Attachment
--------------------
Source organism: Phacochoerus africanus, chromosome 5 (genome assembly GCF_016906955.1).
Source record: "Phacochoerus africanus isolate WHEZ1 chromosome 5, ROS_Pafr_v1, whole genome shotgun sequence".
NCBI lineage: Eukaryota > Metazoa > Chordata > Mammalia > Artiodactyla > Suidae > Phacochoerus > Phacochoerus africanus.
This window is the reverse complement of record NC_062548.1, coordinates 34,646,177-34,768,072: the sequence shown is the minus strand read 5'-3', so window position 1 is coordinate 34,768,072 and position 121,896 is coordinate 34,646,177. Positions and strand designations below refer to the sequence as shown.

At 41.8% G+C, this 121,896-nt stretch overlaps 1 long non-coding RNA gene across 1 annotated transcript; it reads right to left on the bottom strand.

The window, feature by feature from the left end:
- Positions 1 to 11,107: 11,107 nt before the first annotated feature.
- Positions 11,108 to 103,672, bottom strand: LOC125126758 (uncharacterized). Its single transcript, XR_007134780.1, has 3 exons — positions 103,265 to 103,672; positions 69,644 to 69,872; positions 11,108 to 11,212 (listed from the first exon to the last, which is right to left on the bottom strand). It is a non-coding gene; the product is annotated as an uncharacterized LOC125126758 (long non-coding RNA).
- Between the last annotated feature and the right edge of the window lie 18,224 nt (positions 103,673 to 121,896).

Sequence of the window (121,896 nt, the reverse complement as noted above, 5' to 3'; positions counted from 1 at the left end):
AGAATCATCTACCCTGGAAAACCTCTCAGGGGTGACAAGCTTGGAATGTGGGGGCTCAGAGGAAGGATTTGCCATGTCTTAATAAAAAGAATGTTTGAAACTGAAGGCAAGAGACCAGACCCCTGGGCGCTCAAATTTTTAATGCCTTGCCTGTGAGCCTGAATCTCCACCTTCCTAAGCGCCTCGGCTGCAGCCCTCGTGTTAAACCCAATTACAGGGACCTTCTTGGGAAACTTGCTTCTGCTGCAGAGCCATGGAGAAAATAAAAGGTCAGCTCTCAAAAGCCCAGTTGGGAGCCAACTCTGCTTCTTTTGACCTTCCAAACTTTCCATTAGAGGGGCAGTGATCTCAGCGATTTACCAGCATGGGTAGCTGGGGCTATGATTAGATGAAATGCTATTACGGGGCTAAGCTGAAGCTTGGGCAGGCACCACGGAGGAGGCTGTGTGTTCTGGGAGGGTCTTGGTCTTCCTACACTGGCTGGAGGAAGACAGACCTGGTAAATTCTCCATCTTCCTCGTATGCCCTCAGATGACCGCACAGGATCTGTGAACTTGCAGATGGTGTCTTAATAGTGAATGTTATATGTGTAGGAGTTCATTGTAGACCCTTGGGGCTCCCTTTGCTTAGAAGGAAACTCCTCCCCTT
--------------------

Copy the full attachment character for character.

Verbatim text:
Source organism: Phacochoerus africanus, chromosome 5 (genome assembly GCF_016906955.1).
Source record: "Phacochoerus africanus isolate WHEZ1 chromosome 5, ROS_Pafr_v1, whole genome shotgun sequence".
NCBI lineage: Eukaryota > Metazoa > Chordata > Mammalia > Artiodactyla > Suidae > Phacochoerus > Phacochoerus africanus.
This window is the reverse complement of record NC_062548.1, coordinates 34,646,177-34,768,072: the sequence shown is the minus strand read 5'-3', so window position 1 is coordinate 34,768,072 and position 121,896 is coordinate 34,646,177. Positions and strand designations below refer to the sequence as shown.

At 41.8% G+C, this 121,896-nt stretch overlaps 1 long non-coding RNA gene across 1 annotated transcript; it reads right to left on the bottom strand.

The window, feature by feature from the left end:
- Positions 1 to 11,107: 11,107 nt before the first annotated feature.
- Positions 11,108 to 103,672, bottom strand: LOC125126758 (uncharacterized). Its single transcript, XR_007134780.1, has 3 exons — positions 103,265 to 103,672; positions 69,644 to 69,872; positions 11,108 to 11,212 (listed from the first exon to the last, which is right to left on the bottom strand). It is a non-coding gene; the product is annotated as an uncharacterized LOC125126758 (long non-coding RNA).
- Between the last annotated feature and the right edge of the window lie 18,224 nt (positions 103,673 to 121,896).

Sequence of the window (121,896 nt, the reverse complement as noted above, 5' to 3'; positions counted from 1 at the left end):
AGAATCATCTACCCTGGAAAACCTCTCAGGGGTGACAAGCTTGGAATGTGGGGGCTCAGAGGAAGGATTTGCCATGTCTTAATAAAAAGAATGTTTGAAACTGAAGGCAAGAGACCAGACCCCTGGGCGCTCAAATTTTTAATGCCTTGCCTGTGAGCCTGAATCTCCACCTTCCTAAGCGCCTCGGCTGCAGCCCTCGTGTTAAACCCAATTACAGGGACCTTCTTGGGAAACTTGCTTCTGCTGCAGAGCCATGGAGAAAATAAAAGGTCAGCTCTCAAAAGCCCAGTTGGGAGCCAACTCTGCTTCTTTTGACCTTCCAAACTTTCCATTAGAGGGGCAGTGATCTCAGCGATTTACCAGCATGGGTAGCTGGGGCTATGATTAGATGAAATGCTATTACGGGGCTAAGCTGAAGCTTGGGCAGGCACCACGGAGGAGGCTGTGTGTTCTGGGAGGGTCTTGGTCTTCCTACACTGGCTGGAGGAAGACAGACCTGGTAAATTCTCCATCTTCCTCGTATGCCCTCAGATGACCGCACAGGATCTGTGAACTTGCAGATGGTGTCTTAATAGTGAATGTTATATGTGTAGGAGTTCATTGTAGACCCTTGGGGCTCCCTTTGCTTAGAAGGAAACTCCTCCCCTT